Claims without #evidence are like piggy banks without change: Both ring empty. #QuoteADay325 #edchat #satchat #NYedchat #BlogEveryDay
One of the important lessons I’ve learned in my leadership role and throughout my life experience as a learner is that if you’re going to make a claim, you had best have evidence to support it.
As interesting as I might be (or as interesting as I might think that I might be J), very few people are interested in what I “think.” Rather, they want to know what I think only when there is evidence to back it up. If I’m making any type of claim, then I need to be able to substantiate it.
The problem is that we live in a society where information flies quicker than it can be interpreted and analyzed. This means that often, what we think we know isn’t true, and it almost always means that every story is much deeper than it first appears.
As leaders and learners we need to make sure that we are holding others to the lofty benchmark of supplying evidence with the claims that they make. This means asking questions such as, “How do you know this?” “What resources exist that can support (or detract) from this?” “What additional sources can we call on that may know even more about this?” and “How much follow-up has been done regarding this?”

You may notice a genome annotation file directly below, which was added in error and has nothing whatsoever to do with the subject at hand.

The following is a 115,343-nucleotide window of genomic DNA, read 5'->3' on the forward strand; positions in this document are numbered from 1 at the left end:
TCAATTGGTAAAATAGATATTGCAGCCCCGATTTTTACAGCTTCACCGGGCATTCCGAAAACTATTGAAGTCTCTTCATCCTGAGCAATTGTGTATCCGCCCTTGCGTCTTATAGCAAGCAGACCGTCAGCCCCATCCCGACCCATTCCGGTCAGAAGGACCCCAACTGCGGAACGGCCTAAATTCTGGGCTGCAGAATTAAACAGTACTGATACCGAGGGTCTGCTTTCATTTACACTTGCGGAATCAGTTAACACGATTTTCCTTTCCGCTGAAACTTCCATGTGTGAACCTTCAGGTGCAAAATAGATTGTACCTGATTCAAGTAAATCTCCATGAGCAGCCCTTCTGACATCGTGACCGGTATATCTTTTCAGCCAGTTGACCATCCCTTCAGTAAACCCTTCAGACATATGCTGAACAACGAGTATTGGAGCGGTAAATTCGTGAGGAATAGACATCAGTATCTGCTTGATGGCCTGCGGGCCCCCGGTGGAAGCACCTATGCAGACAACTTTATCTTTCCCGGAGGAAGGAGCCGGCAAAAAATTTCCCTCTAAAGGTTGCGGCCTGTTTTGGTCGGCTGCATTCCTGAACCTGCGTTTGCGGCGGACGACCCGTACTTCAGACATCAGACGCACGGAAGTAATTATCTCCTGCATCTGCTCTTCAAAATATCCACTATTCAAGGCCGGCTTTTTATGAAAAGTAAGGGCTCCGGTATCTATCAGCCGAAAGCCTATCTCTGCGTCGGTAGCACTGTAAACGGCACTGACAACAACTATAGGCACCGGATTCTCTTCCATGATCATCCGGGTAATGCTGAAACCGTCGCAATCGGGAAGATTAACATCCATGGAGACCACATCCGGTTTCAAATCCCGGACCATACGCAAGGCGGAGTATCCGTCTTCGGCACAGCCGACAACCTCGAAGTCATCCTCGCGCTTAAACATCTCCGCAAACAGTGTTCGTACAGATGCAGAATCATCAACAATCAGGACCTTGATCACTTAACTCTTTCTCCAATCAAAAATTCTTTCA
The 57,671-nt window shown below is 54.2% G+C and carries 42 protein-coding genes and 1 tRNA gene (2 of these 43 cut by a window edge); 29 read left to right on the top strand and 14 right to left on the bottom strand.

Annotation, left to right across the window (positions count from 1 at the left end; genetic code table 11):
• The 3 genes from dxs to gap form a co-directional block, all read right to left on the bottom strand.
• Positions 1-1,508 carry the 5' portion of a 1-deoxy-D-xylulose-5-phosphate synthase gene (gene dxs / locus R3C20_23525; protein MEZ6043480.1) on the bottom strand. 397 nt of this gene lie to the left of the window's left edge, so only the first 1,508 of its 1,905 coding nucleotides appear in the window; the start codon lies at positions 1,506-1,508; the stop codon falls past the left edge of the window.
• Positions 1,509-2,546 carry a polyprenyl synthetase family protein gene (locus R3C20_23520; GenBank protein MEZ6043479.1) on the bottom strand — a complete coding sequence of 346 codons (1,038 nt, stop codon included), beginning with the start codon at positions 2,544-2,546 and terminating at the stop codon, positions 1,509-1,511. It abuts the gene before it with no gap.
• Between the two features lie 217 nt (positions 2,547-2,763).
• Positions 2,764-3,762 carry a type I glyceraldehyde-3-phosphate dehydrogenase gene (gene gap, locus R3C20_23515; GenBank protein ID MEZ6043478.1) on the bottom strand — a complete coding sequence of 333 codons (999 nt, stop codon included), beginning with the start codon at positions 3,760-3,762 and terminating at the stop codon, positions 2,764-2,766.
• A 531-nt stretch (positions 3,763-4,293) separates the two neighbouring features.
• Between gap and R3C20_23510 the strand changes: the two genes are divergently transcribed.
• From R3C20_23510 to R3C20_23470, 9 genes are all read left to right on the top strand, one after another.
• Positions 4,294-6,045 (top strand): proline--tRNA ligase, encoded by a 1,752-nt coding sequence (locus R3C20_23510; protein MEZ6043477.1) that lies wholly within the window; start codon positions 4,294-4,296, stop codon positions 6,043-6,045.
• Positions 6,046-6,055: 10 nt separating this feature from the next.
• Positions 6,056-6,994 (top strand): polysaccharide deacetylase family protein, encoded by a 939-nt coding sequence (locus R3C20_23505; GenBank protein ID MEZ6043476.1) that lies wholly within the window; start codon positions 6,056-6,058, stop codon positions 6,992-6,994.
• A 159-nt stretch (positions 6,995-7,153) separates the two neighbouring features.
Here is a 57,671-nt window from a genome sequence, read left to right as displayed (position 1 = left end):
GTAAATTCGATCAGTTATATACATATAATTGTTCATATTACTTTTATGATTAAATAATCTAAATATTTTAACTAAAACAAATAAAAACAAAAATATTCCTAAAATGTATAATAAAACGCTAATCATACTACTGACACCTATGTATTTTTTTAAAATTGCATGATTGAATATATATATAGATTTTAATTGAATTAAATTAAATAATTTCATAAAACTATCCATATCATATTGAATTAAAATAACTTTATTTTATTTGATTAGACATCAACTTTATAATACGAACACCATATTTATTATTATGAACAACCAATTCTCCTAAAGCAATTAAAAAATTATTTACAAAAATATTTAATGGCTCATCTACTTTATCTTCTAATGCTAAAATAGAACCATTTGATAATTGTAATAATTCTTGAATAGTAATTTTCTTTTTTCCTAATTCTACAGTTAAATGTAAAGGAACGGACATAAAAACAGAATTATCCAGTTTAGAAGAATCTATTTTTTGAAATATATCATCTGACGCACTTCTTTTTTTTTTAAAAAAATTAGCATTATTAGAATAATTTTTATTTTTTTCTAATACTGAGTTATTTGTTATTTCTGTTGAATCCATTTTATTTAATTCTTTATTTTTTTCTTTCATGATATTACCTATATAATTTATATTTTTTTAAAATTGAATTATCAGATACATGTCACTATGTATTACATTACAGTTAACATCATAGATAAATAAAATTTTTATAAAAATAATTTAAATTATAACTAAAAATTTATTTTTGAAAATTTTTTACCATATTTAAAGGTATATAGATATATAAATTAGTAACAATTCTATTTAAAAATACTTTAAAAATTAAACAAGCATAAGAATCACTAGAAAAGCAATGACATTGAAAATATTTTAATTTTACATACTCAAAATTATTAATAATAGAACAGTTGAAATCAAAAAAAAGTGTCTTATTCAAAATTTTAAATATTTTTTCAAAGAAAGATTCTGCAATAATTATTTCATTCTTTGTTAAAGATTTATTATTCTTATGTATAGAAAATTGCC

We also need to make sure that we hold ourselves to this benchmark. How do we do this? We can begin by taking the following steps:
1. Check in with at least three reputable sources before reporting “news.”
2. Share sources and text with those who the information pertains to. Don’t attempt to interpret information if you can supply the original wording/text.
3. Continue to follow up on an issue. “News” changes quickly, and what was a big story at nine in the morning may turn out to be a non-issue by noon (or a bigger deal by three).